Again, the answer is NO. The courts have no power to challenge the decision of the Monarch, whose role is effectively above the law. When bills have been through the Parliamentary process they are passed to the monarch to receive Royal Assent – that means that she agrees to the bill becoming an Act of Parliament – that is a new law.
Even though the royal decision cannot be considered by the courts, the Prime Minister’s advice to the monarch can be, so it would be possible for judicial review of the PM’s advice to be sought.
Sir John Major, a previous Prime Minister, has stated that he will be seeking a judicial review.
Also there is already a legal challenge taking place in the Scottish courts.
Would a vote of no confidence in the government have the desired effect?
The Tories only have a majority of 1 in the Commons and even that depends on the support of the ten MPs from Northern Ireland – the DUP. (Democratic Unionist Party).
So it would be possible for a vote of no confidence to bring down the government, but it would need some Tory MPs to change sides and vote against the government which could be putting their political careers at risk, but some have already declared that they would vote to bring down the government in order to stop a no deal Brexit.
Also if there was a vote of no confidence there would then be a two week period during which an alternative government could attempt to command a majority before a general election would be triggered. Time is very short.
How about a second referendum?
There is probably not enough time for a second referendum to be set up before 31 Oct and there is no guarantee that either the Remains or the Leavers would win.
And the result would depend on how the questions were framed. For example, if there were 3 options as has been suggested this could lead to a guaranteed win for Remain.
Why is this? Let’s say the options are 1) Remain 2) Leave with a deal 3) Leave without a deal, and assume the country is still split round about 50/50 as before then the Remain vote would still be about the same but the Leave vote would be split thus guaranteeing a win for Remain.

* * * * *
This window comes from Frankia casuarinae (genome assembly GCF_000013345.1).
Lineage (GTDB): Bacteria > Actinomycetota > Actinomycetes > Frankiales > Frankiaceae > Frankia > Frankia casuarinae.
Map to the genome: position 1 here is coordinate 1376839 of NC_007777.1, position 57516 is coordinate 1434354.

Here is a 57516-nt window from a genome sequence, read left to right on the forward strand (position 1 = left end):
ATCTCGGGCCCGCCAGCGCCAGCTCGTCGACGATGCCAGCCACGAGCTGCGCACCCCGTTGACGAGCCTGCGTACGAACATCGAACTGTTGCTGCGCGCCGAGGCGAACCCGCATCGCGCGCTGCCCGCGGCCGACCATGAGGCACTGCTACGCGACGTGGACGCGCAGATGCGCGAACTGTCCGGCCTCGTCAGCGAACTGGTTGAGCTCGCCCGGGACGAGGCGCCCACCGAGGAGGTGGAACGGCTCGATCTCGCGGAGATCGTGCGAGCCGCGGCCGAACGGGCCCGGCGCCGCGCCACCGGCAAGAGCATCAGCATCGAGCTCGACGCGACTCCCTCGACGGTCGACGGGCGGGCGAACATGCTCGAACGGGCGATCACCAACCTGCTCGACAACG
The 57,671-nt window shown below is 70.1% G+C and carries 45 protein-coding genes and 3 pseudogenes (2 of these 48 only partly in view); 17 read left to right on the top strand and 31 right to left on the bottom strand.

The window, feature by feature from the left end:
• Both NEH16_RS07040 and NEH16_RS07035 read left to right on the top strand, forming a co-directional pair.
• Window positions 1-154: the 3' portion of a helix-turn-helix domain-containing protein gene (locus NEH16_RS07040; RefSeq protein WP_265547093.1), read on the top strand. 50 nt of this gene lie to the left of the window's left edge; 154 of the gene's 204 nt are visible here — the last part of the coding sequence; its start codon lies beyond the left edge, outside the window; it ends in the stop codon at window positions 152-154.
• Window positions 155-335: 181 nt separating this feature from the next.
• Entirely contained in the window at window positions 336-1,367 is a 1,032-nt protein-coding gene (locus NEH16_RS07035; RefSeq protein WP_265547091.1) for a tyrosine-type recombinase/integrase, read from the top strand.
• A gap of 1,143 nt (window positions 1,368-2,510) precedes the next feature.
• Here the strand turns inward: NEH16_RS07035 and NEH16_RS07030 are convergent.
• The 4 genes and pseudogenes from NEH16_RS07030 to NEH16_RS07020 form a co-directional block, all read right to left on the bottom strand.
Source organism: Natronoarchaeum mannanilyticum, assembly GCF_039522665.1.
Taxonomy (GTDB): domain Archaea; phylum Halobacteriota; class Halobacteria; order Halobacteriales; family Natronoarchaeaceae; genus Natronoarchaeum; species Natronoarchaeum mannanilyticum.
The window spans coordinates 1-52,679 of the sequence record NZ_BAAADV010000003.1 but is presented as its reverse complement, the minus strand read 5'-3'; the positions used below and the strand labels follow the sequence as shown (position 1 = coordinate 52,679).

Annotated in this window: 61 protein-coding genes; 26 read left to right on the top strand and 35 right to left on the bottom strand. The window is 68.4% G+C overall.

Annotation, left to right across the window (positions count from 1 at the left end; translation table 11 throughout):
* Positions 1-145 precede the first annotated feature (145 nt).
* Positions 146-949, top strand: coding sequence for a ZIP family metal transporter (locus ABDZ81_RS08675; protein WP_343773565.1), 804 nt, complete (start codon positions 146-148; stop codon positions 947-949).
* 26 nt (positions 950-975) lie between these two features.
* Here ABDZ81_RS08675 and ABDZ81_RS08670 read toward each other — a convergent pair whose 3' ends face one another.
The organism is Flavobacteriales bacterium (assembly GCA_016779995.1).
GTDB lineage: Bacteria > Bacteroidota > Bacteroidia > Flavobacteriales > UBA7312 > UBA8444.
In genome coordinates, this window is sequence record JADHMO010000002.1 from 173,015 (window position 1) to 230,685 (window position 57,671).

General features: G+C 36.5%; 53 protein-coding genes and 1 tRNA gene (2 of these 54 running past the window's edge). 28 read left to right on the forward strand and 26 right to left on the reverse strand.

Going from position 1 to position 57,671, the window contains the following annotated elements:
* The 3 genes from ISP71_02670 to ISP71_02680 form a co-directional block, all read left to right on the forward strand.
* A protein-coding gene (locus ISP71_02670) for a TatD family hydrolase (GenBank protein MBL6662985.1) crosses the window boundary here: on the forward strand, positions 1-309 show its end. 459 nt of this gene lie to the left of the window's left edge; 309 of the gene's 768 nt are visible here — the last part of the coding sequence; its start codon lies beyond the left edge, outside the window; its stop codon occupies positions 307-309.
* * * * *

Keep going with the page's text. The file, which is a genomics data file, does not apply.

And, let’s say that there was a similar result where one side or the other won by a very small margin. Would this solve the problem? Would everybody accept the result or would there be a cry for a third referendum.
Also a second referendum and possibly a third would suit the EU. That is how they operate. EU policy is to keep having referenda until they get the result they want. They’ve done it in other countries.
How about the petition to stop the suspension of parliament which has got over a million signatures?
As there are more than 10,000 signatures, there must be a debate in parliament on this issue, but it is not binding on the government, which is not required to take any action.
However, that doesn’t mean it will have no effect. It will highlight the issues even more than they are already and may change some minds.
Can the Speaker take any action to sort out the situation as he has called Boris’s action a ‘Constitutional outrage’?
Yes. If asked by any member to allow time for an emergency debate on the suspension, he has the power to agree to that and make time for a debate, but for a change in this matter, it would have to go to the House of Lords which would have the power to delay the process until after the date of the suspension.
I think that’s enough for now. If you would like more information about this or other topics, leave me a message.
In the words of the Chinese curse, ‘May you live in interesting times’.